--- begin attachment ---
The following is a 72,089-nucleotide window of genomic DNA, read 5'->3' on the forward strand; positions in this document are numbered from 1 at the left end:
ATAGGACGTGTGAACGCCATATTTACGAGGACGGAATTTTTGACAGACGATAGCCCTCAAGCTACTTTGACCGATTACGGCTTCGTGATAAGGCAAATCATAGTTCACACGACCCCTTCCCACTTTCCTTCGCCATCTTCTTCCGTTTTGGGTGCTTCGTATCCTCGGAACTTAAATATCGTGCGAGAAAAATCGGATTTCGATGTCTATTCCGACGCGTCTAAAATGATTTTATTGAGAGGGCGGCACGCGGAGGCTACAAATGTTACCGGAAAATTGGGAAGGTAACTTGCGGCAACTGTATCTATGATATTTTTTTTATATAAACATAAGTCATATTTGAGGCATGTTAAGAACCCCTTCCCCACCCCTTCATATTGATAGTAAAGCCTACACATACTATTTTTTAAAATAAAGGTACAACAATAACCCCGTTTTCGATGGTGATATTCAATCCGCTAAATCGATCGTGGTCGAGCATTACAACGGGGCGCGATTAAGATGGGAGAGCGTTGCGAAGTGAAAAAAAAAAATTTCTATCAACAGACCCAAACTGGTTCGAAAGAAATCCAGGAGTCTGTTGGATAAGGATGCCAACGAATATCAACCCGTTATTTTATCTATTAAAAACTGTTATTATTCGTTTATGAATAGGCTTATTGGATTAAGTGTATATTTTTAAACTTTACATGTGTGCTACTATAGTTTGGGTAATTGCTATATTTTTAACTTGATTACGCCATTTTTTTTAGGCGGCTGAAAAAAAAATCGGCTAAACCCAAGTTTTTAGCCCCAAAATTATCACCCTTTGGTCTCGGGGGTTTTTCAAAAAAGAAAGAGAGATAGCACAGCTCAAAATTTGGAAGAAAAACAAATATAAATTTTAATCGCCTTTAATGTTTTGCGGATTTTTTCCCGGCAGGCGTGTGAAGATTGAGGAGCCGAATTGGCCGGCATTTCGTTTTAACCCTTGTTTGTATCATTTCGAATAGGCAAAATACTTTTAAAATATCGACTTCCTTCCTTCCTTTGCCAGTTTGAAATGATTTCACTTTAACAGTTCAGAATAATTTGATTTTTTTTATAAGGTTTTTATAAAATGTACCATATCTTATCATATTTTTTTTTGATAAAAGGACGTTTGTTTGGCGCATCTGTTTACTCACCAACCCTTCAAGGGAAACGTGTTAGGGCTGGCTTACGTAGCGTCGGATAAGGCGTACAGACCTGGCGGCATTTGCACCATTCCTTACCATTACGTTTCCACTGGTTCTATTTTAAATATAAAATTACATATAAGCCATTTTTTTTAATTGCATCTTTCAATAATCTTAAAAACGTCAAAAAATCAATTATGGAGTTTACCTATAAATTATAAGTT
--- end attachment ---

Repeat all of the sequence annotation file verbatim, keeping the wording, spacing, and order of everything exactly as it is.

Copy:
The following is a 72,089-nucleotide window of genomic DNA, read 5'->3' on the forward strand; positions in this document are numbered from 1 at the left end:
ATAGGACGTGTGAACGCCATATTTACGAGGACGGAATTTTTGACAGACGATAGCCCTCAAGCTACTTTGACCGATTACGGCTTCGTGATAAGGCAAATCATAGTTCACACGACCCCTTCCCACTTTCCTTCGCCATCTTCTTCCGTTTTGGGTGCTTCGTATCCTCGGAACTTAAATATCGTGCGAGAAAAATCGGATTTCGATGTCTATTCCGACGCGTCTAAAATGATTTTATTGAGAGGGCGGCACGCGGAGGCTACAAATGTTACCGGAAAATTGGGAAGGTAACTTGCGGCAACTGTATCTATGATATTTTTTTTATATAAACATAAGTCATATTTGAGGCATGTTAAGAACCCCTTCCCCACCCCTTCATATTGATAGTAAAGCCTACACATACTATTTTTTAAAATAAAGGTACAACAATAACCCCGTTTTCGATGGTGATATTCAATCCGCTAAATCGATCGTGGTCGAGCATTACAACGGGGCGCGATTAAGATGGGAGAGCGTTGCGAAGTGAAAAAAAAAAATTTCTATCAACAGACCCAAACTGGTTCGAAAGAAATCCAGGAGTCTGTTGGATAAGGATGCCAACGAATATCAACCCGTTATTTTATCTATTAAAAACTGTTATTATTCGTTTATGAATAGGCTTATTGGATTAAGTGTATATTTTTAAACTTTACATGTGTGCTACTATAGTTTGGGTAATTGCTATATTTTTAACTTGATTACGCCATTTTTTTTAGGCGGCTGAAAAAAAAATCGGCTAAACCCAAGTTTTTAGCCCCAAAATTATCACCCTTTGGTCTCGGGGGTTTTTCAAAAAAGAAAGAGAGATAGCACAGCTCAAAATTTGGAAGAAAAACAAATATAAATTTTAATCGCCTTTAATGTTTTGCGGATTTTTTCCCGGCAGGCGTGTGAAGATTGAGGAGCCGAATTGGCCGGCATTTCGTTTTAACCCTTGTTTGTATCATTTCGAATAGGCAAAATACTTTTAAAATATCGACTTCCTTCCTTCCTTTGCCAGTTTGAAATGATTTCACTTTAACAGTTCAGAATAATTTGATTTTTTTTATAAGGTTTTTATAAAATGTACCATATCTTATCATATTTTTTTTTGATAAAAGGACGTTTGTTTGGCGCATCTGTTTACTCACCAACCCTTCAAGGGAAACGTGTTAGGGCTGGCTTACGTAGCGTCGGATAAGGCGTACAGACCTGGCGGCATTTGCACCATTCCTTACCATTACGTTTCCACTGGTTCTATTTTAAATATAAAATTACATATAAGCCATTTTTTTTAATTGCATCTTTCAATAATCTTAAAAACGTCAAAAAATCAATTATGGAGTTTACCTATAAATTATAAGTT